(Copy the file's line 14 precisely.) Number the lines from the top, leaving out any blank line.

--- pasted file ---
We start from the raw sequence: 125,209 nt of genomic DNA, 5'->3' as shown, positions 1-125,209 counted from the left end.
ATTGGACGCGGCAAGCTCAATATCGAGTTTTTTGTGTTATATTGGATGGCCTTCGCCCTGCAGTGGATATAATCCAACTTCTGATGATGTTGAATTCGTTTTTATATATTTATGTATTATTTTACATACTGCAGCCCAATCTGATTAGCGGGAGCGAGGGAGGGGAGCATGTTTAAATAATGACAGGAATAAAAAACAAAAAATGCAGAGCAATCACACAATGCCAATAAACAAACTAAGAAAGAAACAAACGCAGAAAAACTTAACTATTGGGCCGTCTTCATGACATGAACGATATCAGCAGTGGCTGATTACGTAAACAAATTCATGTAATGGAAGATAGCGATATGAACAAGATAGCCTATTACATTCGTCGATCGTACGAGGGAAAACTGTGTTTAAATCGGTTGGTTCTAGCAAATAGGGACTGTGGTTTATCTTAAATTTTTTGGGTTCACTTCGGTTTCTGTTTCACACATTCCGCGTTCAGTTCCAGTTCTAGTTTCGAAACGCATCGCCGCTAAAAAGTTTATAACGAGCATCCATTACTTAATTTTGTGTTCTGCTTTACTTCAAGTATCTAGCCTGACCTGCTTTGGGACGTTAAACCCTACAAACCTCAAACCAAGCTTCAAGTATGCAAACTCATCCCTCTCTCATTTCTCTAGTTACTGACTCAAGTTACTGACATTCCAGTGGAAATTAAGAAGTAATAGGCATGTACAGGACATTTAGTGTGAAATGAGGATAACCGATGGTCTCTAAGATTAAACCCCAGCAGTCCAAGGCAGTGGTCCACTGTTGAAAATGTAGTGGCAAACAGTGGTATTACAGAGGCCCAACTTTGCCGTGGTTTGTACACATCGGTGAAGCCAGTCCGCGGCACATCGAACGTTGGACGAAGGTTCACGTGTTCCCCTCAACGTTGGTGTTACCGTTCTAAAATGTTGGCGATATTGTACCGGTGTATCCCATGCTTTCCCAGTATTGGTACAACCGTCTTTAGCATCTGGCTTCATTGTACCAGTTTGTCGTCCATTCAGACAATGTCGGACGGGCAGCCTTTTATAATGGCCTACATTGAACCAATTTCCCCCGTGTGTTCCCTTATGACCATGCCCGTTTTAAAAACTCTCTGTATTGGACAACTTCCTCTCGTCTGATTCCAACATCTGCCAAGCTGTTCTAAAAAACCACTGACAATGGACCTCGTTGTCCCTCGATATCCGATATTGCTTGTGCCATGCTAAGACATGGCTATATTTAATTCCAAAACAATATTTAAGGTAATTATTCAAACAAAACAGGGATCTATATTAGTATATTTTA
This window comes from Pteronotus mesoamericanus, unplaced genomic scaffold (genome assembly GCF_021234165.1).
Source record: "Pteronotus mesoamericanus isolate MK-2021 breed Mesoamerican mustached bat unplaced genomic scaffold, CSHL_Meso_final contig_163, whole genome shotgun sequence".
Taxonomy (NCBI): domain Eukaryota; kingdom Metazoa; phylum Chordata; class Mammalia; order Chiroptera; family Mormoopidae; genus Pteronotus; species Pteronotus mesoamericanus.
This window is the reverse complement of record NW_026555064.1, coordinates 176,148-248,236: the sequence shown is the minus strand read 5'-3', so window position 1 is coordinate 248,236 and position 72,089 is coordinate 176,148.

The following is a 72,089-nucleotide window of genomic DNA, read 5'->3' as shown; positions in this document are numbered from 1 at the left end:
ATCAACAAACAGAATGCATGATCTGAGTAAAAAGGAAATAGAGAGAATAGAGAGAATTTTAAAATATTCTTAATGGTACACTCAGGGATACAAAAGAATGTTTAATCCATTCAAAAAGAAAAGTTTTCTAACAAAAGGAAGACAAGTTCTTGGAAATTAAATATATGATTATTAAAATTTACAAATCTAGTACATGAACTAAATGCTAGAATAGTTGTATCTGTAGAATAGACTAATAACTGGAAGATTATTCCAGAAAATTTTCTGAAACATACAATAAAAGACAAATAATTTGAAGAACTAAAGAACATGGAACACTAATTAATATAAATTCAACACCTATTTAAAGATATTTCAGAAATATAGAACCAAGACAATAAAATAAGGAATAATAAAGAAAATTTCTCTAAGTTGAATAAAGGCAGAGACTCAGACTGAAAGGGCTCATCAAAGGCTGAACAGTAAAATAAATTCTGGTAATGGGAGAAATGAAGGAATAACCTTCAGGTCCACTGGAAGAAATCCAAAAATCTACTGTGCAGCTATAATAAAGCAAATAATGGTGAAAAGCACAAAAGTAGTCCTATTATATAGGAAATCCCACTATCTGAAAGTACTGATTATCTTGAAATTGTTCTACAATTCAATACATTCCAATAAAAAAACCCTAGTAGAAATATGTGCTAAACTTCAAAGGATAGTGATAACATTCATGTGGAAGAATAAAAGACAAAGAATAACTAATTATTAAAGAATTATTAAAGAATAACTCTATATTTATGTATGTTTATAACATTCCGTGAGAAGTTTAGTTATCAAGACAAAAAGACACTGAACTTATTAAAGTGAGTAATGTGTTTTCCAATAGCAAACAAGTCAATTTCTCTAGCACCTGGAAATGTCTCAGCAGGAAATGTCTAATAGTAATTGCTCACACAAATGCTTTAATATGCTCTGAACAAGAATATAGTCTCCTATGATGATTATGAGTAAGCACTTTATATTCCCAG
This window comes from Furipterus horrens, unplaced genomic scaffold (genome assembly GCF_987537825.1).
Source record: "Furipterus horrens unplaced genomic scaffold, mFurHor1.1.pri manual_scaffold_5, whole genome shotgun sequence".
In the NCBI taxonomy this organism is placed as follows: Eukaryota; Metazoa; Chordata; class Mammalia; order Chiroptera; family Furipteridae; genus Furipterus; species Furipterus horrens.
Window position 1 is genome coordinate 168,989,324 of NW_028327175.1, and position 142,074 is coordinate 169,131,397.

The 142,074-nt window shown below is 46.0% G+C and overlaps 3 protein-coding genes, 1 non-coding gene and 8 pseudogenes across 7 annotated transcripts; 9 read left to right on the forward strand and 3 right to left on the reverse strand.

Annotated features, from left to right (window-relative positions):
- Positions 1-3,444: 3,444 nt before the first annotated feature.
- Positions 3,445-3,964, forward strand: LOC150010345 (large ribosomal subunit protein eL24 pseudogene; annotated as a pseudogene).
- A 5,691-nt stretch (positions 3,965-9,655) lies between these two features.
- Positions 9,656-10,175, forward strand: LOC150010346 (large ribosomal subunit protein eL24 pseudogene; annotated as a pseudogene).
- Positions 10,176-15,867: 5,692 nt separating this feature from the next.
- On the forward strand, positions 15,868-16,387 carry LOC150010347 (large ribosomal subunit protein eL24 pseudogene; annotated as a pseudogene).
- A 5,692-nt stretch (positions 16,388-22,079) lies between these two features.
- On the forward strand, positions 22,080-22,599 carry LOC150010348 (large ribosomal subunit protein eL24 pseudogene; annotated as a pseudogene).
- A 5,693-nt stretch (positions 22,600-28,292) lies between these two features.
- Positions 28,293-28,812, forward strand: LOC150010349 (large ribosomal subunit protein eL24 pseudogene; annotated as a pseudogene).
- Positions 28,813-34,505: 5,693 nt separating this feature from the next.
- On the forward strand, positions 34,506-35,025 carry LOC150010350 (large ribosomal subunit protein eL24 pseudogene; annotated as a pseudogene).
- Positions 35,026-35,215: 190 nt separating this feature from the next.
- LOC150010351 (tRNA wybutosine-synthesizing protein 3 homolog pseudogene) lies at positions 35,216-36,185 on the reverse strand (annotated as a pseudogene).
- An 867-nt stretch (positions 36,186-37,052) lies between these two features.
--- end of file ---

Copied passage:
Annotated features, from left to right (window-relative positions):